storms affecting Southwestern Wisconsin (CPC). Recent research by Jeff Craven, Science and
Operations Officer at the National Weather Service office in Milwaukee, Wisconsin, shows
a correlation between strong La Nina winters (such as the winter of 2007-2008) and more
intense storms moving out of the Southern Plains, both in terms of snowfall generated
and numbers of storms tracking through the region (Craven).
Normal La Nina episodes usually result in near normal winter temperatures and precipitation in
Wisconsin, while the Ohio Valley tends to see more moisture and, potentially, higher snow
totals (Craven). According to the Climate Prediction Center, moderate to strong La Nina
episodes usually result in a more meridional jet stream over the U.S. and Canada, along
with colder and stormier conditions across the northern states.
The strong 2007-2008 La Nina contributed to a stronger than normal 500 mb jet stream, with an amplified
trough of low pressure over the Rocky Mountains and a ridge of high pressure over the eastern states
(CPC; Craven). This, in turn, helped focus and intensify Southern Plains systems moving toward
the Upper Midwest (Craven). In addition, lower than normal surface barometric pressure along
the Southern Plains storm track helped intensify cyclonic storms moving up from the Plains
(Craven). As Craven notes, "Low pressure systems that track between Chicago and the
Ohio River Valley tend to produce the heaviest snows in southern Wisconsin." When enhanced
by a strong La Nina, this can lead to significantly heavier snow totals in the region.
A further contributor to the increased severity of Southern Plains storms during the 2007-2008 La Nina
winter was the increased Gulf Moisture brought north by the storms. This led to higher than normal
1000-500 mb precipitable water (PW) values across the Upper Midwest (CPC). This wetter than
normal area extended into South Central Wisconsin, including Madison, Milwaukee, and the eastern
edge of the Southwestern Wisconsin CWA (CPC).
Finally, the 600 mb -12° to -18°C optimal snow growth isotherm along with the 850 mb -2° to -8°C optimal
heavy snow isotherm were both shifted north to sit across Southern Wisconsin throughout meteorological
winter (Craven). This slight shift north in higher PW values and optimal snow conditions
contributed significantly to the stronger and more numerous Southern Plains storms affecting
Southwestern Wisconsin during the winter of 2007-2008 (CPC; Craven).
The resulting snow totals during the La Nina-enhanced meteorological winter of 2007-2008 are remarkable.
Madison, WI, broke their all-time seasonal snowfall record, with more than 90 inches of snow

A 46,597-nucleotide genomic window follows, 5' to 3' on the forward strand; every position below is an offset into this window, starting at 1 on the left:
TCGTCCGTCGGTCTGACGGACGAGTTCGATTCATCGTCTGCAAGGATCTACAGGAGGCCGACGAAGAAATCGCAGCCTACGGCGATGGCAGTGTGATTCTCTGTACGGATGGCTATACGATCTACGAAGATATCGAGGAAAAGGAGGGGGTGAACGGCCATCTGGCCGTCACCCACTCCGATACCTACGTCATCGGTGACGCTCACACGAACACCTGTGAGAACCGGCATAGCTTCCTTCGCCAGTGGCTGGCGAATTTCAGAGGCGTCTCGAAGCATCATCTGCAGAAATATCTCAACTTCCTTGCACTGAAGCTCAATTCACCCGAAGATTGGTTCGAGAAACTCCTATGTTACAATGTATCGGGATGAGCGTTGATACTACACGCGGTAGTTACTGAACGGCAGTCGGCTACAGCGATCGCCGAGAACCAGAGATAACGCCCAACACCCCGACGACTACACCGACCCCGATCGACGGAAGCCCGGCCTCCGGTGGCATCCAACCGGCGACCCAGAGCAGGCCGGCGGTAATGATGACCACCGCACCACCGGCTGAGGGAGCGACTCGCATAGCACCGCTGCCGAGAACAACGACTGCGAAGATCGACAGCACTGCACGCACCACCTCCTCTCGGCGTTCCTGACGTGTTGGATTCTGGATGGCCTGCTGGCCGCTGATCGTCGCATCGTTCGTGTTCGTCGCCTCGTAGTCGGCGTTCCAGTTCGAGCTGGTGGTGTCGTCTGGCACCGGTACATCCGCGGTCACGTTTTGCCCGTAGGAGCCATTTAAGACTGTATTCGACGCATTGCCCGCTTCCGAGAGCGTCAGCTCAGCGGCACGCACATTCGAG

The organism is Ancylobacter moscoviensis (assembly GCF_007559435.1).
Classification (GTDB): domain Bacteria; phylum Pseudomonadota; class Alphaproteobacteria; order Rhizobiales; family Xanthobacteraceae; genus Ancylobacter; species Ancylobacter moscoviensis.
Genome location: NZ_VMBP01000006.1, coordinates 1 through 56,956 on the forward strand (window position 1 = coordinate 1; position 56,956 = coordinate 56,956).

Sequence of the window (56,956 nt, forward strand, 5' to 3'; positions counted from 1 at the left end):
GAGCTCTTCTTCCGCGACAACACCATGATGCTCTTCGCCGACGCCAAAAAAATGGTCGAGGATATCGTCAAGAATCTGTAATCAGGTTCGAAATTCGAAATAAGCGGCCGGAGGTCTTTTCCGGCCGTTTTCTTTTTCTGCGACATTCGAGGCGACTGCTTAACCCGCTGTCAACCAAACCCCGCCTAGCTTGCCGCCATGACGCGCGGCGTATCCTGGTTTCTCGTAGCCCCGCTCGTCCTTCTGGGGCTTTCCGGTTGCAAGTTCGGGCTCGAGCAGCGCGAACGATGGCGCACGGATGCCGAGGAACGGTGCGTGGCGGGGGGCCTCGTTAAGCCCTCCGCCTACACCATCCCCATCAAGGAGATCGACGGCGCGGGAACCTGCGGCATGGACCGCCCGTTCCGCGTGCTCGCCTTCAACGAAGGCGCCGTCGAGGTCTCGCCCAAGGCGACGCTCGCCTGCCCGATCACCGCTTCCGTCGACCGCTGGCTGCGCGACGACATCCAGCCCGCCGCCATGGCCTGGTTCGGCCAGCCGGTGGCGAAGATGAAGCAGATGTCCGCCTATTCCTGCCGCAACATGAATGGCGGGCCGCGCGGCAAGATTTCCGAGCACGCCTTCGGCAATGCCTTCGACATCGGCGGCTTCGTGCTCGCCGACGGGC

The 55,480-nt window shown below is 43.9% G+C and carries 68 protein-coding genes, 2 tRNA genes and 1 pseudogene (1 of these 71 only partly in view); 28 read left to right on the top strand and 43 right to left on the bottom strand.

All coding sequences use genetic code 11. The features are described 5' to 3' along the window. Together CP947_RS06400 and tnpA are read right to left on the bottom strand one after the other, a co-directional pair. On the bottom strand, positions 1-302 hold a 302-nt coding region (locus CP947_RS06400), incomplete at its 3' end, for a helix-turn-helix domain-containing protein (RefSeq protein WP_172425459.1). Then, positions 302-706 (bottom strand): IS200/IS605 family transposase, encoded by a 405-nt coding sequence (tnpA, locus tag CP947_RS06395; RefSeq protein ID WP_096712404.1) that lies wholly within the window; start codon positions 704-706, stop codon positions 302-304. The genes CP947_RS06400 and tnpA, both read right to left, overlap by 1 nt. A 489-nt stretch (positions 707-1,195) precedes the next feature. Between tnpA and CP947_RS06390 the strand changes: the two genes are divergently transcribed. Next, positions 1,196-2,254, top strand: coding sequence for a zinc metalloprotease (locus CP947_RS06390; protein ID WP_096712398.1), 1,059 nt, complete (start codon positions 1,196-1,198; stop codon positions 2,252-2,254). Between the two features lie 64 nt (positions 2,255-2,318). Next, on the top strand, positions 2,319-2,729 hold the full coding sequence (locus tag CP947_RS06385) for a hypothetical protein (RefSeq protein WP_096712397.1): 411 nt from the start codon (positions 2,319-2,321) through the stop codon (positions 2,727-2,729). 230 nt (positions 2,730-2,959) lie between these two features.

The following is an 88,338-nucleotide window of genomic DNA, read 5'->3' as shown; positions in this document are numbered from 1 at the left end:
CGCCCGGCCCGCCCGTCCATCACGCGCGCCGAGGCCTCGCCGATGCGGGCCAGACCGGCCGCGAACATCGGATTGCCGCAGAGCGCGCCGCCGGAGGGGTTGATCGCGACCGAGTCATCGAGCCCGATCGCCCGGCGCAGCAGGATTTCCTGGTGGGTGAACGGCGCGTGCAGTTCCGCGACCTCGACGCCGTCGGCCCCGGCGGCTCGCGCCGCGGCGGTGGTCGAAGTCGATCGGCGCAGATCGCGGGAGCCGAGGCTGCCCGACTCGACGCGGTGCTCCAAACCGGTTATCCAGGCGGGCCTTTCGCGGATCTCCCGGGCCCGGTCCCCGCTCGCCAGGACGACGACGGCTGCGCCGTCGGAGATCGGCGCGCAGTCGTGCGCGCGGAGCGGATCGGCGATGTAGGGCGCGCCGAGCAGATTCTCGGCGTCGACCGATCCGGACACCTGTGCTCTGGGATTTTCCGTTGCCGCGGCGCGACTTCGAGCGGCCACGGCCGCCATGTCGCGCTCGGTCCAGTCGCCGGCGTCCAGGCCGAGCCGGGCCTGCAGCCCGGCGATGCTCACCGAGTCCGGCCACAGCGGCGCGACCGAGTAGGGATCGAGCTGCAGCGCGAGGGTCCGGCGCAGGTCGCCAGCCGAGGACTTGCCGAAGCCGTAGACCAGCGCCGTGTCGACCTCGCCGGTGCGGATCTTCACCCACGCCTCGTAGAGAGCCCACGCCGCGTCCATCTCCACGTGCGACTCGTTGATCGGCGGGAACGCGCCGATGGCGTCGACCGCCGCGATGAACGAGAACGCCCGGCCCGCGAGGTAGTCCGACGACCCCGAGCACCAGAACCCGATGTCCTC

(Kapela, et al.). Milwaukee had their fourth snowiest winter (84.5 inches), while La Crosse
had their second snowiest winter (57.5 inches) (Craven; Kapela, et al.; NWS La Crosse).
The forecast challenges posed by winter storms moving through Southwestern Wisconsin are numerous. While
the light snow and blast of Arctic air from Clipper-type storms are relatively easy to forecast and
generally seen as a nuisance, the heavy, long-duration snow of Southern Plains-type storms can be
deadly. When a strong La Nina enhances these Southern Plains storms, as was the case during the
2007-2008 meteorological winter, it can lead to stronger, more numerous storms - along with
a more challenging, and frustrating, winter for Southwestern Wisconsin
meteorologists and residents.
Climate Prediction Center Internet Team. 2005. El Nino and La Nina - Related Winter Features Over
North America. Camp Springs, MD: Climate Prediction Center.
Climate Prediction Center Internet Team. 2005. Frequently Asked Questions About El Nino and
La Nina. Camp Springs, MD: Climate Prediction Center.
Craven, J. 2008. Why is it snowing so much in Southern Wisconsin this winter?
Milwaukee: National Weather Service Milwaukee/Sullivan, WI, Weather Forecast Office.
Heidorn, K. 2005. Nor'easters and Alberta Clippers. From The Weather Doctor Website.
Henson, B. 2000. Alberta Clipper. From The Weather Notebook Web site.
Kapela, R., J. Wood, B. Borghoff and M. Kavinsky. 2008. 2007-2008 Winter Season Snowfall -
One For the Ages (Updated 3/10/08). Milwaukee:
National Weather Service Milwaukee/Sullivan, WI, Weather Forecast Office.
Lydolph, P. 1985. The Climate of the Earth. New York: Roman & Littlefield Publishers.
Moran, J. and E. Hopkins. 2002. Wisconsin's Weather and Climate. Madison:
The University of Wisconsin Press.
National Weather Service. 2008. Personal communication. La Crosse: National
Weather Service La Crosse, WI, Weather Forecast Office.
Palmer, C. 2005. Alberta Clippers reinforce cold air. From USAToday Web site.
Robinson, P. and S. Robinson. 2008. Geography 111, Weather & Climate Lecture Slides.
www.unc.edu/courses/2008spring/geog/111/001. Chapel Hill: University of North Carolina.